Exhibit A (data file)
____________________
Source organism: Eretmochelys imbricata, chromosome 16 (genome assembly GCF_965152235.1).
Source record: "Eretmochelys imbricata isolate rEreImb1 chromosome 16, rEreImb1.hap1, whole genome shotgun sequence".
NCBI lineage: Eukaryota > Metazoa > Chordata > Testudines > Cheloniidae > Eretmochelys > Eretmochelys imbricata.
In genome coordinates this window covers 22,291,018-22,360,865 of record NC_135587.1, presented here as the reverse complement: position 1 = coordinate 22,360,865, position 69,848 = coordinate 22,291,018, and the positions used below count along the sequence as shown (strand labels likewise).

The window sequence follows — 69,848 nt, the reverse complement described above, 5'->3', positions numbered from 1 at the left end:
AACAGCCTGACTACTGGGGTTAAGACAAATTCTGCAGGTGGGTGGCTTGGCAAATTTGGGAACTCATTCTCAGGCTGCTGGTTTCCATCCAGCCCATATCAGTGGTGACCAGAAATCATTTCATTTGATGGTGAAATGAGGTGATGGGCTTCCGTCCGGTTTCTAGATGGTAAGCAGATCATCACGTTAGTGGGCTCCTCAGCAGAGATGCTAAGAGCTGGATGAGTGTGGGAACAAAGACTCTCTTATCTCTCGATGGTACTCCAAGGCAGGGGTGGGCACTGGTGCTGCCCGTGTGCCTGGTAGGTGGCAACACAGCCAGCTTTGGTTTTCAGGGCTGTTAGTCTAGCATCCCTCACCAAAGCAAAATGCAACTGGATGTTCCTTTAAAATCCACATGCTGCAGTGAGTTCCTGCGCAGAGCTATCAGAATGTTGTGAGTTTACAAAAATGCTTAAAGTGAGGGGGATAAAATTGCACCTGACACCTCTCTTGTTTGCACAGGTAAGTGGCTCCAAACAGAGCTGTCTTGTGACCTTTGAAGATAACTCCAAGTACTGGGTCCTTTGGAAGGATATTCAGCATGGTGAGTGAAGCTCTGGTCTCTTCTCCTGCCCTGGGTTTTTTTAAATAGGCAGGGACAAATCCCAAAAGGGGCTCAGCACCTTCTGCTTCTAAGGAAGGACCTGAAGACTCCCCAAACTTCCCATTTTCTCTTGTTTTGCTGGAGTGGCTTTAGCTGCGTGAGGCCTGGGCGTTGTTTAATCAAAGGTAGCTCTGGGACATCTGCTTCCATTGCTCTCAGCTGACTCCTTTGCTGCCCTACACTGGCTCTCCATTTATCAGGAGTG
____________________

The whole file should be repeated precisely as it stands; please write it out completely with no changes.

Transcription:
Source organism: Eretmochelys imbricata, chromosome 16 (genome assembly GCF_965152235.1).
Source record: "Eretmochelys imbricata isolate rEreImb1 chromosome 16, rEreImb1.hap1, whole genome shotgun sequence".
NCBI lineage: Eukaryota > Metazoa > Chordata > Testudines > Cheloniidae > Eretmochelys > Eretmochelys imbricata.
In genome coordinates this window covers 22,291,018-22,360,865 of record NC_135587.1, presented here as the reverse complement: position 1 = coordinate 22,360,865, position 69,848 = coordinate 22,291,018, and the positions used below count along the sequence as shown (strand labels likewise).

The window sequence follows — 69,848 nt, the reverse complement described above, 5'->3', positions numbered from 1 at the left end:
AACAGCCTGACTACTGGGGTTAAGACAAATTCTGCAGGTGGGTGGCTTGGCAAATTTGGGAACTCATTCTCAGGCTGCTGGTTTCCATCCAGCCCATATCAGTGGTGACCAGAAATCATTTCATTTGATGGTGAAATGAGGTGATGGGCTTCCGTCCGGTTTCTAGATGGTAAGCAGATCATCACGTTAGTGGGCTCCTCAGCAGAGATGCTAAGAGCTGGATGAGTGTGGGAACAAAGACTCTCTTATCTCTCGATGGTACTCCAAGGCAGGGGTGGGCACTGGTGCTGCCCGTGTGCCTGGTAGGTGGCAACACAGCCAGCTTTGGTTTTCAGGGCTGTTAGTCTAGCATCCCTCACCAAAGCAAAATGCAACTGGATGTTCCTTTAAAATCCACATGCTGCAGTGAGTTCCTGCGCAGAGCTATCAGAATGTTGTGAGTTTACAAAAATGCTTAAAGTGAGGGGGATAAAATTGCACCTGACACCTCTCTTGTTTGCACAGGTAAGTGGCTCCAAACAGAGCTGTCTTGTGACCTTTGAAGATAACTCCAAGTACTGGGTCCTTTGGAAGGATATTCAGCATGGTGAGTGAAGCTCTGGTCTCTTCTCCTGCCCTGGGTTTTTTTAAATAGGCAGGGACAAATCCCAAAAGGGGCTCAGCACCTTCTGCTTCTAAGGAAGGACCTGAAGACTCCCCAAACTTCCCATTTTCTCTTGTTTTGCTGGAGTGGCTTTAGCTGCGTGAGGCCTGGGCGTTGTTTAATCAAAGGTAGCTCTGGGACATCTGCTTCCATTGCTCTCAGCTGACTCCTTTGCTGCCCTACACTGGCTCTCCATTTATCAGGAGTG